But Prop. 13 was largely supported by older white Californians (the state is rich in retirees) who resented having their (admittedly draconian) property taxes spent on educating the increasing nonwhite kids in the state's schools. If it was a "generational temper tantrum," as Critser says, it wasn't boomers who pitched the fit. And the connection between Title IX and any decline in school P.E. programs seems pretty dodgy to me; all Critser has to support it is the grousing of some school administrators in a Department of Education survey, a fairly predictable bureaucratic response to change. Anyway, the point of Title IX was to spread around the P.E. resources and benefits to more of the students; what could be more elitist than the old-style boys-only programs that focused most of the schools' time and money on a handful of the most athletic children? Critser implies here that the old emphasis on "group participation and peak performance" in competitive team sports somehow produces more fit students, but later he praises P.E. programs that allow kids to choose the activities they prefer -- a far more sensible approach in a world where many prefer cycling or hiking to soccer.

Given his tendency to slant the story, I'm not sure I can trust Critser when he accuses upper- and middle-class critics of putting the kibosh on anti-obesity programs for kids because of overblown fears they will trigger eating disorders. He's right that the threat from obesity dwarfs that from anorexia and its ilk, which he calls "legitimate (and also epidemiologically small) health issues." But it's bizarre to claim that the medical system has been "skewed" so far in "favor" of anorexia that it has produced safe, effective drugs for eating disorders while the cause of weight loss has comparatively languished. Could the lack of anti-obesity drugs be due to the fact that it's simply a lot harder to medicate against the tens of thousands of years of evolution that have built our bodies to efficiently store fuel than it is to correct a mental illness that drives people to starve themselves? I'm willing to bet a year's supply of Big Macs that more is spent on research into how to slim us all down than on how to fatten up a few teenage girls.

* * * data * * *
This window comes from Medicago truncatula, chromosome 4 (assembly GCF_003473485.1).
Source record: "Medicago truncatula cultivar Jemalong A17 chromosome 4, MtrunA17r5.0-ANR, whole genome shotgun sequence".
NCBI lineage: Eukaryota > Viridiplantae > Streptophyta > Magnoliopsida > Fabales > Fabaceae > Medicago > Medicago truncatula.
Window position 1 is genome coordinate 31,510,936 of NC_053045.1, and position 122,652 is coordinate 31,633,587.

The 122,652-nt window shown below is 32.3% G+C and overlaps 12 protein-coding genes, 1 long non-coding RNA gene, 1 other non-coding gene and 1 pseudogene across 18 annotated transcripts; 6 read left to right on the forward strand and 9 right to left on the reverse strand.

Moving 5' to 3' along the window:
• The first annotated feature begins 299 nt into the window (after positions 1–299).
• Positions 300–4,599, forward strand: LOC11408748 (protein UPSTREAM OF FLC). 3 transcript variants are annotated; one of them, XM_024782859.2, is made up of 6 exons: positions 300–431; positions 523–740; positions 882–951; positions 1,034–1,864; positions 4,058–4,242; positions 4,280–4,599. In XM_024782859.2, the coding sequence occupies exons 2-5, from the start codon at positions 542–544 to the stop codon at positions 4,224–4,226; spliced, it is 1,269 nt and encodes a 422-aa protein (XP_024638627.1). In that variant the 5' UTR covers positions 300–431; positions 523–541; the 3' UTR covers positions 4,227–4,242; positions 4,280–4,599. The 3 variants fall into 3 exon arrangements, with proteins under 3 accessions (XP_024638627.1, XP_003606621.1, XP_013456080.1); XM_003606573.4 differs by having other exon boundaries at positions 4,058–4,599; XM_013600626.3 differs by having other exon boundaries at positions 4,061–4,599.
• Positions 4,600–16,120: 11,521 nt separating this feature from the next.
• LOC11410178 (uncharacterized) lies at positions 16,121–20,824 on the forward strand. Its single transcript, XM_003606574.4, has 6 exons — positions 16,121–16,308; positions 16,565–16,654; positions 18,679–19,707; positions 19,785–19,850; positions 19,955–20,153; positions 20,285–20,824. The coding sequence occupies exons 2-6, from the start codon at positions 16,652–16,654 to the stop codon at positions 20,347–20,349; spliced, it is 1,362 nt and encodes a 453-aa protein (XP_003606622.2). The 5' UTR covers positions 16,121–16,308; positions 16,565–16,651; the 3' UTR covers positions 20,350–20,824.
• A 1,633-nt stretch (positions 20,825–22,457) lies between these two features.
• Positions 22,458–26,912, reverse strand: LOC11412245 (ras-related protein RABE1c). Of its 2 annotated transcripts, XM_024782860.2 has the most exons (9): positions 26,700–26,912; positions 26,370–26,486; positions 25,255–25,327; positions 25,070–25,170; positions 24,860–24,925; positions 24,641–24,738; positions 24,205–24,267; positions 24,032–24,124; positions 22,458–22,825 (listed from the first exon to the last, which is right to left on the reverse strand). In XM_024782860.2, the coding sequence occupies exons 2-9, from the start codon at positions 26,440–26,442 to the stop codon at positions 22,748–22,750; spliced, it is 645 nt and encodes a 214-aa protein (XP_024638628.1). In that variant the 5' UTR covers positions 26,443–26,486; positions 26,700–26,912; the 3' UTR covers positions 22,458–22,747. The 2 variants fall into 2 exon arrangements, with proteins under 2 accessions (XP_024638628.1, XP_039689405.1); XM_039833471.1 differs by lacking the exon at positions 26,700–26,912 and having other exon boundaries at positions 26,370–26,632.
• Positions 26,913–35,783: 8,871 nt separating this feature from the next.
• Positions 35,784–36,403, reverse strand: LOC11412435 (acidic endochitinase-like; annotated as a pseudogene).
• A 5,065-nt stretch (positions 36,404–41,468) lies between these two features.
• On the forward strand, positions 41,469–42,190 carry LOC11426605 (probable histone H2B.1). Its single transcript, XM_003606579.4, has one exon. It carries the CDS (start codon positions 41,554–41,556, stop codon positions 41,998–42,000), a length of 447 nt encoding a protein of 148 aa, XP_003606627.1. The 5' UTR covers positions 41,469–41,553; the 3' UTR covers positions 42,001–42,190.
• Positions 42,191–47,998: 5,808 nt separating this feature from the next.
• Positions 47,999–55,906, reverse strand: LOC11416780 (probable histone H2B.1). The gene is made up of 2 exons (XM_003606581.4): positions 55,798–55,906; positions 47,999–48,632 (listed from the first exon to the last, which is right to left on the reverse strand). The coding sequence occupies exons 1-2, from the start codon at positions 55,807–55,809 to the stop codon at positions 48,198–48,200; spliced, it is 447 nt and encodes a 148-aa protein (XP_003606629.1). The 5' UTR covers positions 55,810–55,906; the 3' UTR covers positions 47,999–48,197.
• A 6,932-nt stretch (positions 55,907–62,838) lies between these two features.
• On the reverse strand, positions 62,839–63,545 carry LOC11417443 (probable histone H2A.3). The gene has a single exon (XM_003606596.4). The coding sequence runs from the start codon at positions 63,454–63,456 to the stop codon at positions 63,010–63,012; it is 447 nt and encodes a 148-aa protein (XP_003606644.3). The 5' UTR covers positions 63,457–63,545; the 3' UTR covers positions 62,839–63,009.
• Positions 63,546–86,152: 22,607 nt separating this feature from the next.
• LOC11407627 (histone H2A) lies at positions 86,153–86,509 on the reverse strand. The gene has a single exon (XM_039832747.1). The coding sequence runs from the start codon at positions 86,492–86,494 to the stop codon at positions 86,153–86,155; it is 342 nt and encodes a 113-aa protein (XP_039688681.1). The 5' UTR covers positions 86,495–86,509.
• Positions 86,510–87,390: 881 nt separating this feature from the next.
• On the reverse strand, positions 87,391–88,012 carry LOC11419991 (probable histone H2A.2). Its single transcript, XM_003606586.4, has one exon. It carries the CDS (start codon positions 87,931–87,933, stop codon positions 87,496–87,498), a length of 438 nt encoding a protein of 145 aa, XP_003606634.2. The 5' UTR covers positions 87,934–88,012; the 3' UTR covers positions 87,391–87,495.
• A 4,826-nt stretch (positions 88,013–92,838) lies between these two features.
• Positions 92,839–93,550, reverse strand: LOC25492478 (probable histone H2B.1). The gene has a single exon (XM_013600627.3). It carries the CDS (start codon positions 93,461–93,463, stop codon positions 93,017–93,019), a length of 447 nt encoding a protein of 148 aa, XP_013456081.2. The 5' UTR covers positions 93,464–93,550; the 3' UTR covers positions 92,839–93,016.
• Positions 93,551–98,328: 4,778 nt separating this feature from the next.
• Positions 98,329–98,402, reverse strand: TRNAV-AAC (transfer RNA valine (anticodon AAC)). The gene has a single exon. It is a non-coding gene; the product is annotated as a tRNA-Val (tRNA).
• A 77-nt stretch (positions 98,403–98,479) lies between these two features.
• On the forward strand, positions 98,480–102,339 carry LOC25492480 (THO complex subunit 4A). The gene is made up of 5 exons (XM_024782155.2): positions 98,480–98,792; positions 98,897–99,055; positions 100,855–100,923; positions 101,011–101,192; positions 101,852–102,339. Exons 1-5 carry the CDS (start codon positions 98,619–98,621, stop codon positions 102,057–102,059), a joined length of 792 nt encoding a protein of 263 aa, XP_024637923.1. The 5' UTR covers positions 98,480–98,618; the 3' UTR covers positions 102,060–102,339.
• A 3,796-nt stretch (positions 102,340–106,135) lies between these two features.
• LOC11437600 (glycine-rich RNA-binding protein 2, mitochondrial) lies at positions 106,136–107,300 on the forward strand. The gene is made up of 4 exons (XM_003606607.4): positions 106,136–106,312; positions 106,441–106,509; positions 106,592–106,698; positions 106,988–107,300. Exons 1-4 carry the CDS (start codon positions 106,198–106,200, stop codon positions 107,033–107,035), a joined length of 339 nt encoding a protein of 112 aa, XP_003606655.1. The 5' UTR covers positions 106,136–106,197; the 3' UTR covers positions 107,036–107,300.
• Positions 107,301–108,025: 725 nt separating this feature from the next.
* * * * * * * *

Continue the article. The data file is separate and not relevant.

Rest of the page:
Still, "Fat Land" is a lively book with more than a few worthwhile points to make, and you can't help but appreciate a writer who comes up with a line like "In the early 1990s supersize had met Super Mario with a vengeance." At the very least, it has taught me to think twice before I say the words "I'll have the Super Value Combo" the next time I step up to the concession stand at the movies. By now I really ought to know that if I do, I'm going to eat the whole thing.

Laura Miller is Salon's New York editorial director.

The Nightmare of Recovery